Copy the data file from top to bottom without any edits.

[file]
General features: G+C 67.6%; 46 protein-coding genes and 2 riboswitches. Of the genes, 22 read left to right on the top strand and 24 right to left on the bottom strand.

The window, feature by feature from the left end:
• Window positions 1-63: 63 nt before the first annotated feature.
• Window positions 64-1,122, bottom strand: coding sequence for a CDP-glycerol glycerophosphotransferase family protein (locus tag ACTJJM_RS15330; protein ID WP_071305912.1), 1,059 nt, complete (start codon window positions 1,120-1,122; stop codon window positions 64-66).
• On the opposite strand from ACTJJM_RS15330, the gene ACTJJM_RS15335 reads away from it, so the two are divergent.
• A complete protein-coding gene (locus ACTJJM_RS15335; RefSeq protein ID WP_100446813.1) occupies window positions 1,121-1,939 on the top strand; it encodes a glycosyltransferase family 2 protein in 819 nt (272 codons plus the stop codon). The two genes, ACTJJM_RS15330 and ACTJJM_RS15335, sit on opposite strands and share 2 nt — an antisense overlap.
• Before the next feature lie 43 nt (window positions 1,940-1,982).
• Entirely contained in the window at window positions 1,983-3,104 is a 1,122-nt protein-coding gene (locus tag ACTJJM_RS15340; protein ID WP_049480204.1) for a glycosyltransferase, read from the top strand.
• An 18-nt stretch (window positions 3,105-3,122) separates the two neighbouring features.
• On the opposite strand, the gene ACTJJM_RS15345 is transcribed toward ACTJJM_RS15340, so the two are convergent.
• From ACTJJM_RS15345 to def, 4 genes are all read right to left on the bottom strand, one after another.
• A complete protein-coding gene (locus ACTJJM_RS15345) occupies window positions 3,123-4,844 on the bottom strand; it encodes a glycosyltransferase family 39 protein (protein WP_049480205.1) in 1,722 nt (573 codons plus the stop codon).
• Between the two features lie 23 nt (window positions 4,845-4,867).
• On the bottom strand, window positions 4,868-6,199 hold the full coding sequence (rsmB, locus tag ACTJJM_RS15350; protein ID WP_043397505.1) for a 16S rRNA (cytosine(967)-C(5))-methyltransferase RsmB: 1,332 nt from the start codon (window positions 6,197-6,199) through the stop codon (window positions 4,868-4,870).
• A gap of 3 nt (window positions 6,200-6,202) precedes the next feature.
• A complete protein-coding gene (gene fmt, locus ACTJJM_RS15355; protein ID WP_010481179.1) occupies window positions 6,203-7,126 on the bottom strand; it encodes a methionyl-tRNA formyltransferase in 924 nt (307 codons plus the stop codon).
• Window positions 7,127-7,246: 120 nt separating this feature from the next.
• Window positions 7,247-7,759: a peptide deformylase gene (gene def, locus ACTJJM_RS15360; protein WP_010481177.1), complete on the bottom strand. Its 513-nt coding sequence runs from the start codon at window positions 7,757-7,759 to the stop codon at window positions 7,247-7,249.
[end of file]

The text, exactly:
General features: G+C 67.6%; 46 protein-coding genes and 2 riboswitches. Of the genes, 22 read left to right on the top strand and 24 right to left on the bottom strand.

The window, feature by feature from the left end:
• Window positions 1-63: 63 nt before the first annotated feature.
• Window positions 64-1,122, bottom strand: coding sequence for a CDP-glycerol glycerophosphotransferase family protein (locus tag ACTJJM_RS15330; protein ID WP_071305912.1), 1,059 nt, complete (start codon window positions 1,120-1,122; stop codon window positions 64-66).
• On the opposite strand from ACTJJM_RS15330, the gene ACTJJM_RS15335 reads away from it, so the two are divergent.
• A complete protein-coding gene (locus ACTJJM_RS15335; RefSeq protein ID WP_100446813.1) occupies window positions 1,121-1,939 on the top strand; it encodes a glycosyltransferase family 2 protein in 819 nt (272 codons plus the stop codon). The two genes, ACTJJM_RS15330 and ACTJJM_RS15335, sit on opposite strands and share 2 nt — an antisense overlap.
• Before the next feature lie 43 nt (window positions 1,940-1,982).
• Entirely contained in the window at window positions 1,983-3,104 is a 1,122-nt protein-coding gene (locus tag ACTJJM_RS15340; protein ID WP_049480204.1) for a glycosyltransferase, read from the top strand.
• An 18-nt stretch (window positions 3,105-3,122) separates the two neighbouring features.
• On the opposite strand, the gene ACTJJM_RS15345 is transcribed toward ACTJJM_RS15340, so the two are convergent.
• From ACTJJM_RS15345 to def, 4 genes are all read right to left on the bottom strand, one after another.
• A complete protein-coding gene (locus ACTJJM_RS15345) occupies window positions 3,123-4,844 on the bottom strand; it encodes a glycosyltransferase family 39 protein (protein WP_049480205.1) in 1,722 nt (573 codons plus the stop codon).
• Between the two features lie 23 nt (window positions 4,845-4,867).
• On the bottom strand, window positions 4,868-6,199 hold the full coding sequence (rsmB, locus tag ACTJJM_RS15350; protein ID WP_043397505.1) for a 16S rRNA (cytosine(967)-C(5))-methyltransferase RsmB: 1,332 nt from the start codon (window positions 6,197-6,199) through the stop codon (window positions 4,868-4,870).
• A gap of 3 nt (window positions 6,200-6,202) precedes the next feature.
• A complete protein-coding gene (gene fmt, locus ACTJJM_RS15355; protein ID WP_010481179.1) occupies window positions 6,203-7,126 on the bottom strand; it encodes a methionyl-tRNA formyltransferase in 924 nt (307 codons plus the stop codon).
• Window positions 7,127-7,246: 120 nt separating this feature from the next.
• Window positions 7,247-7,759: a peptide deformylase gene (gene def, locus ACTJJM_RS15360; protein WP_010481177.1), complete on the bottom strand. Its 513-nt coding sequence runs from the start codon at window positions 7,757-7,759 to the stop codon at window positions 7,247-7,249.